LUMA ON THE GO
I am very much looking forward to sharing this interview, the first of 2019 with Luma Shihabeldin who uses the power of design to facilitate the transformation of mindsets, helping industries and companies invent disruptive products and services, as well as design urban policies conducive for community wellbeing and engagement. She has worked with clients as diverse as Sony, American Express, Qatar Museums Authority, and the World Government Summit, just to name a few.
I am constantly seeking new approaches by shifting the perspectives in which we see the world, exploring new opportunities to solve challenges in unconventional ways, and striving for unique insights that can be built into transformative ideas. It’s an exercise in curiosity, discovery & intuition.
She recently founded MNDBAR, which is a unique approach for individuals to cultivate their creative problem solving capacity through design and futures frameworks and leveraging emerging technologies. She also works with Envisioning, a technology research institute that builds database digital platforms for clients in their respective industries, offering them an interactive tool in which to explore and utilize that research.
How did you decide this was something you wanted to do Luma?
There is a misconception that Design is purely aesthetic. My career as a designer has always been strategic, challenging norms, exploring hidden opportunities, and designing transformative solutions. My strategic approach allowed me to leverage myself beyond a traditional approach of design as communications, where I would often offer clients more than what they came for, identifying new possibilities for their businesses and organizations. I’ve always been a BIG idea kind of person, searching for unique ways to do things differently and with more impact. I get excited by novelty and change. Which makes my transition into strategic consulting and technologies almost natural.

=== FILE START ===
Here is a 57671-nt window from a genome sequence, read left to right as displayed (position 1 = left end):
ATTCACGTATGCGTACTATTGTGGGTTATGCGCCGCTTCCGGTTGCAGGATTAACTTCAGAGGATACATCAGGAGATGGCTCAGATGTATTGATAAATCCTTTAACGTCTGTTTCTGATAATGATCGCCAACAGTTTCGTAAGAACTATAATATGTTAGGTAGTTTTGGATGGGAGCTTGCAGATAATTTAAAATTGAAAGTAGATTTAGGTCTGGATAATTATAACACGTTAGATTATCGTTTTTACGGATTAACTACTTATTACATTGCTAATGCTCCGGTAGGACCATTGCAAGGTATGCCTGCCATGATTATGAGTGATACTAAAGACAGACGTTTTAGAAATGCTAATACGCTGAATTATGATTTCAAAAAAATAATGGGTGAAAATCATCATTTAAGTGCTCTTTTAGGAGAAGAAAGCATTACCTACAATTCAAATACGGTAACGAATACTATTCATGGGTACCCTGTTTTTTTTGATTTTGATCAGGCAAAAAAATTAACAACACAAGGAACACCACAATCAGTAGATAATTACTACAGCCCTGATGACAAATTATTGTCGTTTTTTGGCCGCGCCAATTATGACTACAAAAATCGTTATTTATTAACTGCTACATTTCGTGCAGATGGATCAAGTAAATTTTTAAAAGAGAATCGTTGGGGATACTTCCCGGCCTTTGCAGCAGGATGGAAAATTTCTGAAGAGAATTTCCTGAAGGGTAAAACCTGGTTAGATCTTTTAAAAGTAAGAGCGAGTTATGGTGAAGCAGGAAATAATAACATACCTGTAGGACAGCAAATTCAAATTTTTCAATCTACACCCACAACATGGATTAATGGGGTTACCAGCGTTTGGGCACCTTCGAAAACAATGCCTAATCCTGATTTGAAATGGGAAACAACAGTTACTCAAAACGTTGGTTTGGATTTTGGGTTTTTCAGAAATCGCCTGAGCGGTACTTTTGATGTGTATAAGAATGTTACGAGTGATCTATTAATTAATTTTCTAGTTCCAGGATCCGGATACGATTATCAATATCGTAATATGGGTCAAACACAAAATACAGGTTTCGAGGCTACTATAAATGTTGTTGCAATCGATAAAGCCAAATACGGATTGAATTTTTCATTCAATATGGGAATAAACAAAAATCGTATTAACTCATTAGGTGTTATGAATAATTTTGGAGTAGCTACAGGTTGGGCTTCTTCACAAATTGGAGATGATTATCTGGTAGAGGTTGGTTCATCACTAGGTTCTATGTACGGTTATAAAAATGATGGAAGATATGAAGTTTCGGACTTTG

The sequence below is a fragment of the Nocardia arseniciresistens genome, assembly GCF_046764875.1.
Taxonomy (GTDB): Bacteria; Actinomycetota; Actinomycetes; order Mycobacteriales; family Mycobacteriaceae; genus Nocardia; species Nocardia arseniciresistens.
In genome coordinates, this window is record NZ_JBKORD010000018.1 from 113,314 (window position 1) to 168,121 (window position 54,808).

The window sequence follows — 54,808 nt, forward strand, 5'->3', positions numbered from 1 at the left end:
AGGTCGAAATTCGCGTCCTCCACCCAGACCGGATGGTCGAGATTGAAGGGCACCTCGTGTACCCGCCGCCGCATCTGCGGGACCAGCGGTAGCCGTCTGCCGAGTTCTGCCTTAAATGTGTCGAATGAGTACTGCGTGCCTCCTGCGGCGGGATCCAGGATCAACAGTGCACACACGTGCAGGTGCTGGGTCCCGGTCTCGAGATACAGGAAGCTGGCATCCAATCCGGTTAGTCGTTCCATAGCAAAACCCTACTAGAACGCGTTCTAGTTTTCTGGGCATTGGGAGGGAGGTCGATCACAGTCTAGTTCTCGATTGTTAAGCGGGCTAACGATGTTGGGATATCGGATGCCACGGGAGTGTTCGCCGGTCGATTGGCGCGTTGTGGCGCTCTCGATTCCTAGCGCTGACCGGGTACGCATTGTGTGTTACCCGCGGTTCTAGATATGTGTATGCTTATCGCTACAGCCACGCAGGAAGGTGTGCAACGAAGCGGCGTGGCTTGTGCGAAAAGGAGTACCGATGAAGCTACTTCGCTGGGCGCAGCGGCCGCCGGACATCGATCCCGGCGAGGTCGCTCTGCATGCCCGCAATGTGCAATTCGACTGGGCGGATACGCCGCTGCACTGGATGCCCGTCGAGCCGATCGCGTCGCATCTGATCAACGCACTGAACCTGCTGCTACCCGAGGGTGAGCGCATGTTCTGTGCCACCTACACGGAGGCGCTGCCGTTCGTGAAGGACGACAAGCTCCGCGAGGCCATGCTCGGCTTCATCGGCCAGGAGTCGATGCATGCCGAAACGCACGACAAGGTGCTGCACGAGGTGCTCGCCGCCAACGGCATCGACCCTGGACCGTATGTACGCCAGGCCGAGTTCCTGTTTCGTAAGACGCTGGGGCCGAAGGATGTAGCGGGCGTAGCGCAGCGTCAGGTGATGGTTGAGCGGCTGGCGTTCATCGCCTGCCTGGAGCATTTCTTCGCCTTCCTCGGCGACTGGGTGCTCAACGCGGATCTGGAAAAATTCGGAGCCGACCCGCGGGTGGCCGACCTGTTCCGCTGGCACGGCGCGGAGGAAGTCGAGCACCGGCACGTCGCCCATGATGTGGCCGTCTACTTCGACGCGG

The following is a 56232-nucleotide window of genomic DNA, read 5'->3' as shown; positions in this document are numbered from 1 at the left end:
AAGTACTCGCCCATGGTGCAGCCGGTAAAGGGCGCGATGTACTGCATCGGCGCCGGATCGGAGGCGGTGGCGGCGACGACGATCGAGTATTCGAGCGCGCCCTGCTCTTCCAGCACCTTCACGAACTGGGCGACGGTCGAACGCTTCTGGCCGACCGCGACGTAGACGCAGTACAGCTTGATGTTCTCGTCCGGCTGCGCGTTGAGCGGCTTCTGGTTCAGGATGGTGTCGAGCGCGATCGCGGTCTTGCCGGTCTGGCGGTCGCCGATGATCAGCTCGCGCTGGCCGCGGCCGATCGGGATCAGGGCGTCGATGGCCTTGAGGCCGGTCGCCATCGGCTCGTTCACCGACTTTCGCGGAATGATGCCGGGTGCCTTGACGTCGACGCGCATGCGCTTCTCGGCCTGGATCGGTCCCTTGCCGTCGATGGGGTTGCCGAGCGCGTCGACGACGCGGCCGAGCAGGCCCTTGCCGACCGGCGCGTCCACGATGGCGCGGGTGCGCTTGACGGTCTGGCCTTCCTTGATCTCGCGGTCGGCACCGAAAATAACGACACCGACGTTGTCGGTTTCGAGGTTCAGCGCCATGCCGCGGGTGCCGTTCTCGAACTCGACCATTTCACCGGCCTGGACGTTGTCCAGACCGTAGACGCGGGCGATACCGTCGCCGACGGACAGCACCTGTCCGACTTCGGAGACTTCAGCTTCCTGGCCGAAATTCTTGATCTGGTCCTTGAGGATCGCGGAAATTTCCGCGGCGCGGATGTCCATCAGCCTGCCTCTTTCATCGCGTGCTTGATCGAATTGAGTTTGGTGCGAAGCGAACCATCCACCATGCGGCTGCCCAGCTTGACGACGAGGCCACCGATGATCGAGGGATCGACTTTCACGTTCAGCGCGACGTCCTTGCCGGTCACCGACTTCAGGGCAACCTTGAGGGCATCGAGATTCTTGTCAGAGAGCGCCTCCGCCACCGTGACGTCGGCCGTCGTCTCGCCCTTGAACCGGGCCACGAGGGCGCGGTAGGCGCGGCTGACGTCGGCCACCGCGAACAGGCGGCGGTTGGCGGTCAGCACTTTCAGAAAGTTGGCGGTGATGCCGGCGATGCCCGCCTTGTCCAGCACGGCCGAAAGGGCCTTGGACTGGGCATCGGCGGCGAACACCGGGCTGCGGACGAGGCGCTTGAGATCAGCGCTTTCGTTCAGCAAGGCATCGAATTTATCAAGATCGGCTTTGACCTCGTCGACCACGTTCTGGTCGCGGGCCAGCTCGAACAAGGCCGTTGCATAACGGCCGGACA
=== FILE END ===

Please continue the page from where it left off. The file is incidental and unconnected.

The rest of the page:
Challenges of what you do?
The main challenge is of such a unique career is finding clients that appreciate and recognize the value of such a strategic approach. The world is changing rapidly and automation will soon replace most jobs that are dependent on expertise skill sets. With this said, 60% of CEO’s value creativity, as a way of problem solving, not as an aesthetic, as the number one skill of the future.
Still, most people still fear this shift in professional dynamics and prefer to depend on what they know, what they are comfortable with, and ideas that are validated by precedence. It’s been an interesting journey to explore this challenge using the process itself, educating potential clients to embrace uncertainty, take risk, explore the unknown, for more imaginative ideas and bigger impact.
Your greatest inspirations or influences?
My parents have such had such a subconscious influence on me- My father is a nuclear physicist that thrives on challenges, and my mother is one of the most creative and imaginative people I know. That combination alone, has defined my approach to design as well as my personality. Family time has until today always involved exploring nature and pushing our limits. Connecting the dots between their idiosyncrasies has really helped me understand where I get my unique perspective, even if it’s often not understood by others. I still believe that ultimately it’s my strength and what sets me apart.
For inspiration I read and listen to as much as i can, with a huge focus on meaning and understanding. I’m fascinated by human behavior and psychology, which works out well for any strategic design approach, as it focuses on fulfilling human needs as a pillar of the process. I also try to surround myself by friends who challenge me to grow, by example of their own journeys. I truly believe we are the 5 people that we spend the most time with, and I look for inspiration in those people.